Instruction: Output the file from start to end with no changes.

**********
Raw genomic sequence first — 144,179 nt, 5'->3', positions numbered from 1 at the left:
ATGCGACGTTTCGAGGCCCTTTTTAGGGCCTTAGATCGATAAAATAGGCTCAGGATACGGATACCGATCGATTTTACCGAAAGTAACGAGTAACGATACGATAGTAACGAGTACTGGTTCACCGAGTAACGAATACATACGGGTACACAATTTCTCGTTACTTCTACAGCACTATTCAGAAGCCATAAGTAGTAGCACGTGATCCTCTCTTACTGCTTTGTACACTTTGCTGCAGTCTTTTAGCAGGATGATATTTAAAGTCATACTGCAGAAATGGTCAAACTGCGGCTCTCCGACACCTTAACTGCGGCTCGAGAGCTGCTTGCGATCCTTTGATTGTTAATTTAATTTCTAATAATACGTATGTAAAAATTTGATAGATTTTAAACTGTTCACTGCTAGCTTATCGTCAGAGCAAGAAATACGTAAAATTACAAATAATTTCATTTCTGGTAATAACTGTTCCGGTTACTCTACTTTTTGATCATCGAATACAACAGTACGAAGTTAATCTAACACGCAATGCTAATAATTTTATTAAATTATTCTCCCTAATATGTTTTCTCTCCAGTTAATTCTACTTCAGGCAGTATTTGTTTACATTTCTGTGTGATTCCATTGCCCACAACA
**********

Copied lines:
Raw genomic sequence first — 144,179 nt, 5'->3', positions numbered from 1 at the left:
ATGCGACGTTTCGAGGCCCTTTTTAGGGCCTTAGATCGATAAAATAGGCTCAGGATACGGATACCGATCGATTTTACCGAAAGTAACGAGTAACGATACGATAGTAACGAGTACTGGTTCACCGAGTAACGAATACATACGGGTACACAATTTCTCGTTACTTCTACAGCACTATTCAGAAGCCATAAGTAGTAGCACGTGATCCTCTCTTACTGCTTTGTACACTTTGCTGCAGTCTTTTAGCAGGATGATATTTAAAGTCATACTGCAGAAATGGTCAAACTGCGGCTCTCCGACACCTTAACTGCGGCTCGAGAGCTGCTTGCGATCCTTTGATTGTTAATTTAATTTCTAATAATACGTATGTAAAAATTTGATAGATTTTAAACTGTTCACTGCTAGCTTATCGTCAGAGCAAGAAATACGTAAAATTACAAATAATTTCATTTCTGGTAATAACTGTTCCGGTTACTCTACTTTTTGATCATCGAATACAACAGTACGAAGTTAATCTAACACGCAATGCTAATAATTTTATTAAATTATTCTCCCTAATATGTTTTCTCTCCAGTTAATTCTACTTCAGGCAGTATTTGTTTACATTTCTGTGTGATTCCATTGCCCACAACA